Reignited in Calgary

Alex Tanguay is a motivated man these days.

Referring to his return to Calgary as ‘unfinished business,' Tanguay, who was originally acquired by the Flames from the Avalanche on June 24, 2006 in exchange for Jordan Leopold, a second-round choice in the 2006 Entry Draft and a conditional pick in the 2007 Entry Draft, is hoping the 2010-11 NHL campaign will be a renaissance of sorts.

Tanguay rejoins the Flames after playing two seasons with the Western Conference club during 2006-07 and 2007-08. He was traded to Montreal by Calgary on June 20, 2008.

The Ste, Justine, Quebec native recorded a career high for points with 81 during the 2006-07 campaign, finishing second to Jarome Iginla. His 59 assists led the team in that category. In 739 career NHL games, the former first-round selection has recorded 617 points (203 goals, 414 assists) and 377 penalty minutes.

The 6'1” 190-pound forward has appeared in 98 NHL career playoff games notching 59 points (19 goals, 40 assists).  In 2001, Tanguay captured a Stanley Cup with the Colorado Avalanche posting 21 points in 23 post season games.

Tanguay was selected 12th overall in the 1998 Entry Draft, one of four picks the Avalanche had in the first round that year.

“Mentally, you have to ready to play with the big boys,” said Tanguay, who played three seasons of major junior with the Halifax Mooseheads of the Quebec Major Junior Hockey League (QMJHL). “You have to be prepared to play full out every single game. You can't get away with anything in the pros. You might be a step ahead of most guys in junior, but that's not the case when you play in this league. You have to prepare yourself, but you still need a year or two to experience it and learn from it.”

Adjusting to life away from home didn't prove to be an issue for the played who was named to the QMJHL All-Rookie Team in 1997.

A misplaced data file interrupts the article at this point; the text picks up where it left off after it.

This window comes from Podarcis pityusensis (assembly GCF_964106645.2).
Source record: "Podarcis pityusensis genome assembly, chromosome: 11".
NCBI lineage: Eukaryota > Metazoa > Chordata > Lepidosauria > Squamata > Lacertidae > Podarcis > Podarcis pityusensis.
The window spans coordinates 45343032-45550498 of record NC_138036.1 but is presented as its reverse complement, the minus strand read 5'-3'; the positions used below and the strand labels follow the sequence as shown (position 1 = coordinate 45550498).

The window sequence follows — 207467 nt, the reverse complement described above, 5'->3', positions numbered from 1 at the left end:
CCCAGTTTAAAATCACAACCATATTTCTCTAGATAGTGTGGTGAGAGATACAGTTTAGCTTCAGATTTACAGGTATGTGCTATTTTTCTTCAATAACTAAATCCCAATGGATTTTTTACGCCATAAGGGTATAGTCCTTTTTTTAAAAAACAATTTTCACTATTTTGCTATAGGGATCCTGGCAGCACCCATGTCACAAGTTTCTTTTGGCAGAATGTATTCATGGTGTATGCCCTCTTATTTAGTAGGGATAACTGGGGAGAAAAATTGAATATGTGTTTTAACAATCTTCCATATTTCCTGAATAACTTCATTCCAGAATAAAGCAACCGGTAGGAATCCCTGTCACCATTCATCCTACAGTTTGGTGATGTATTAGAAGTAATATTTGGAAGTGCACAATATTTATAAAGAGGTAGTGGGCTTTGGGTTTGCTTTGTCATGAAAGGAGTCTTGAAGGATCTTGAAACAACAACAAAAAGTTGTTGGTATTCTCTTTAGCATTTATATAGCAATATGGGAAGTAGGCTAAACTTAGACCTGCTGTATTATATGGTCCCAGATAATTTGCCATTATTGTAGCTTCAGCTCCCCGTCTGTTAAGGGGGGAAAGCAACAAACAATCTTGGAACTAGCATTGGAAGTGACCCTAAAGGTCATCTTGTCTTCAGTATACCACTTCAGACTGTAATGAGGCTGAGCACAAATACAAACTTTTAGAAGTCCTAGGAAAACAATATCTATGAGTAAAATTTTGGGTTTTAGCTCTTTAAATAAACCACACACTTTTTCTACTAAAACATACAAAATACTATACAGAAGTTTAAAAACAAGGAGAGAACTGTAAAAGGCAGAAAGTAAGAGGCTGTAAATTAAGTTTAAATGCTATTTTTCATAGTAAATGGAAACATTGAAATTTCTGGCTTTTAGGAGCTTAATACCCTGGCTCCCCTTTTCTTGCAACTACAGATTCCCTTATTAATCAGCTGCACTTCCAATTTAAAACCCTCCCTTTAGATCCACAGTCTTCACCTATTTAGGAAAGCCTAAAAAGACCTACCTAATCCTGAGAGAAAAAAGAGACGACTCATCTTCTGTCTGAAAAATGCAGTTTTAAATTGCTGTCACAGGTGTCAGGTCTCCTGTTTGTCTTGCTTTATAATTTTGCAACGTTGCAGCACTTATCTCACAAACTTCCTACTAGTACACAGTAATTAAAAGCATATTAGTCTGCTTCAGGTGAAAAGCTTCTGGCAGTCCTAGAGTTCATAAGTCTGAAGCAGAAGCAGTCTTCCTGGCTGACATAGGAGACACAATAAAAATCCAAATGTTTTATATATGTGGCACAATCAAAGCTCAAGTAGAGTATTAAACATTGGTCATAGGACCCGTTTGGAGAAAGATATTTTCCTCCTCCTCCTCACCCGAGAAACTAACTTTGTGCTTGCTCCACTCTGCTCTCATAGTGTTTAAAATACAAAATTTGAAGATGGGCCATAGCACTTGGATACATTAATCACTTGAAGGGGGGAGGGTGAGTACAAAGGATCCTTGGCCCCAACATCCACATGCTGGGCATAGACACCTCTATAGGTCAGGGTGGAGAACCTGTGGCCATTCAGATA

“For me, it wasn't that big of adjustment,” admitted Tanguay. “It really wasn't a huge deal. When I left to go play hockey in junior with Halifax, it was what I wanted to do. You have to make certain sacrifices when you play hockey. I wanted to learn English and really fit in with everyone. Since you're so busy and focusing on becoming a better player, you don't have too much time to be homesick. It's not that tough because I love what I do.”

Tanguay, who scored his first NHL goal on October 8, 1999 against the Pittsburgh Penguins, finished with 51 points in 1999-2000, his rookie season.

After improving to 77 points in his second campaign, Tanguay contributed 21 points in the playoffs to help Colorado win the 2001 Stanley Cup championship. In the Finals against the New Jersey Devils, Tanguay scored a goal in Game Six to help tie the series at three in a 4–0 victory. In Game Seven, Tanguay netted the opening two goals and assisted on the third in Colorado's 3–1 victory. His second goal was the Cup-winning tally.

Tanguay points to a goaltending legend as a key figure in his development, a former teammate who literally opened doors for him.

“When I made it to Colorado, the team was looking for a billet family for me to stay with in my first year,” recalled Tanguay, who recorded his 200th QMJHL career point on February 24, 1999, with three assists at Rouyn-Noranda. “They couldn't find anyone for me, so Patrick Roy took me under his wing. I lived in his basement for a year and it proved to be a great learning experience for me. He gave me great advice. I would ask him questions and he was always there for me.

“It's always nice to have someone help you get better. Patrick was like a big brother to me and the guys on the team were great. It's not always easy at the beginning of your NHL career, but everyone supported me throughout my time there.”

Now, as he heads into his 11th NHL season, Tanguay will look to utilizie his veteran expertise to help Calgary return to the playoffs. Last year,the Flames finished third, with 90 points, in the Northwest Division.

And who better to help lead the charge than a familiar face and a player eager to show he's still got what it takes to make an impact.

“I know there are some people that might have some doubts, but I'm very excited to be back in Calgary. I'm really looking forward to the new season.”

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